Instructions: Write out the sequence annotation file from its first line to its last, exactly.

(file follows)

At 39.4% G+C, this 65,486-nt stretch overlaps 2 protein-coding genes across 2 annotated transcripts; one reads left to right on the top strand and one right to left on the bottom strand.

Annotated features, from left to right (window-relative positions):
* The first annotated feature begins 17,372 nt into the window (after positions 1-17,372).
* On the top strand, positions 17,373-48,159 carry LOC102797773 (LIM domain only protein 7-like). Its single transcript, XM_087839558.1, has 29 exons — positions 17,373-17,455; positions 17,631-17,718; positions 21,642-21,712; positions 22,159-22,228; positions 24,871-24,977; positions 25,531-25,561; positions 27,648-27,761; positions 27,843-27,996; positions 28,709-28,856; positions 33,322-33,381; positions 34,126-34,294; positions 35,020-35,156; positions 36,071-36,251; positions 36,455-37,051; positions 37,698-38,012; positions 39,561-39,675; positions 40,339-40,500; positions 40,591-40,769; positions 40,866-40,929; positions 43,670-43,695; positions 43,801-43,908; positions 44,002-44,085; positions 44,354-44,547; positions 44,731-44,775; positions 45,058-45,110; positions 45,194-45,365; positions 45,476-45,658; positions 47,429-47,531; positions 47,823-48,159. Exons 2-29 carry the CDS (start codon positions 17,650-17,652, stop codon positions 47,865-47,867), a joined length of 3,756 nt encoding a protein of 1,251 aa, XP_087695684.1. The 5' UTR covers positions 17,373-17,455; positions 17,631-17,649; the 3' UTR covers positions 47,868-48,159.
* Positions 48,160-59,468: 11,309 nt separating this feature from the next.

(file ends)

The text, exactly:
At 39.4% G+C, this 65,486-nt stretch overlaps 2 protein-coding genes across 2 annotated transcripts; one reads left to right on the top strand and one right to left on the bottom strand.

Annotated features, from left to right (window-relative positions):
* The first annotated feature begins 17,372 nt into the window (after positions 1-17,372).
* On the top strand, positions 17,373-48,159 carry LOC102797773 (LIM domain only protein 7-like). Its single transcript, XM_087839558.1, has 29 exons — positions 17,373-17,455; positions 17,631-17,718; positions 21,642-21,712; positions 22,159-22,228; positions 24,871-24,977; positions 25,531-25,561; positions 27,648-27,761; positions 27,843-27,996; positions 28,709-28,856; positions 33,322-33,381; positions 34,126-34,294; positions 35,020-35,156; positions 36,071-36,251; positions 36,455-37,051; positions 37,698-38,012; positions 39,561-39,675; positions 40,339-40,500; positions 40,591-40,769; positions 40,866-40,929; positions 43,670-43,695; positions 43,801-43,908; positions 44,002-44,085; positions 44,354-44,547; positions 44,731-44,775; positions 45,058-45,110; positions 45,194-45,365; positions 45,476-45,658; positions 47,429-47,531; positions 47,823-48,159. Exons 2-29 carry the CDS (start codon positions 17,650-17,652, stop codon positions 47,865-47,867), a joined length of 3,756 nt encoding a protein of 1,251 aa, XP_087695684.1. The 5' UTR covers positions 17,373-17,455; positions 17,631-17,649; the 3' UTR covers positions 47,868-48,159.
* Positions 48,160-59,468: 11,309 nt separating this feature from the next.